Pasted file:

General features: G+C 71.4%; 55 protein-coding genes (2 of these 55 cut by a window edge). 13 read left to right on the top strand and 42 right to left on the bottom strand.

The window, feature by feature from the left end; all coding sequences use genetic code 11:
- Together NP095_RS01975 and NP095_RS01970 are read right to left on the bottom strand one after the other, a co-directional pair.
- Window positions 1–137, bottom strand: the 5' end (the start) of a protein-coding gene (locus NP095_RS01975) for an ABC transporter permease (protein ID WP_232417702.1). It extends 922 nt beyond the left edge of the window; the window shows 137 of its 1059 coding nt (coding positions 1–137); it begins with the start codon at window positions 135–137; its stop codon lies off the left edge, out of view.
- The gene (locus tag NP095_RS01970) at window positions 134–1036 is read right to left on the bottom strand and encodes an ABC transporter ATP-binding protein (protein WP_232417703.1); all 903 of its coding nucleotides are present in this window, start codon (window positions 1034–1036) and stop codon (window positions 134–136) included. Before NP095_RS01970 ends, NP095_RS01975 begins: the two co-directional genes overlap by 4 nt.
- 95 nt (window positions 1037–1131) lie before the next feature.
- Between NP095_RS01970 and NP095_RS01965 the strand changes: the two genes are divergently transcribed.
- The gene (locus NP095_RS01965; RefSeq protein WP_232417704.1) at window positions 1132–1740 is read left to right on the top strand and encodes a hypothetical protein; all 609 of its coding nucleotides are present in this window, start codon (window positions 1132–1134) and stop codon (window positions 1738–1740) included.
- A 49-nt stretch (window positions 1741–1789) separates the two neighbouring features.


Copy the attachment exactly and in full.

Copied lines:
General features: G+C 71.4%; 55 protein-coding genes (2 of these 55 cut by a window edge). 13 read left to right on the top strand and 42 right to left on the bottom strand.

The window, feature by feature from the left end; all coding sequences use genetic code 11:
- Together NP095_RS01975 and NP095_RS01970 are read right to left on the bottom strand one after the other, a co-directional pair.
- Window positions 1–137, bottom strand: the 5' end (the start) of a protein-coding gene (locus NP095_RS01975) for an ABC transporter permease (protein ID WP_232417702.1). It extends 922 nt beyond the left edge of the window; the window shows 137 of its 1059 coding nt (coding positions 1–137); it begins with the start codon at window positions 135–137; its stop codon lies off the left edge, out of view.
- The gene (locus tag NP095_RS01970) at window positions 134–1036 is read right to left on the bottom strand and encodes an ABC transporter ATP-binding protein (protein WP_232417703.1); all 903 of its coding nucleotides are present in this window, start codon (window positions 1034–1036) and stop codon (window positions 134–136) included. Before NP095_RS01970 ends, NP095_RS01975 begins: the two co-directional genes overlap by 4 nt.
- 95 nt (window positions 1037–1131) lie before the next feature.
- Between NP095_RS01970 and NP095_RS01965 the strand changes: the two genes are divergently transcribed.
- The gene (locus NP095_RS01965; RefSeq protein WP_232417704.1) at window positions 1132–1740 is read left to right on the top strand and encodes a hypothetical protein; all 609 of its coding nucleotides are present in this window, start codon (window positions 1132–1134) and stop codon (window positions 1738–1740) included.
- A 49-nt stretch (window positions 1741–1789) separates the two neighbouring features.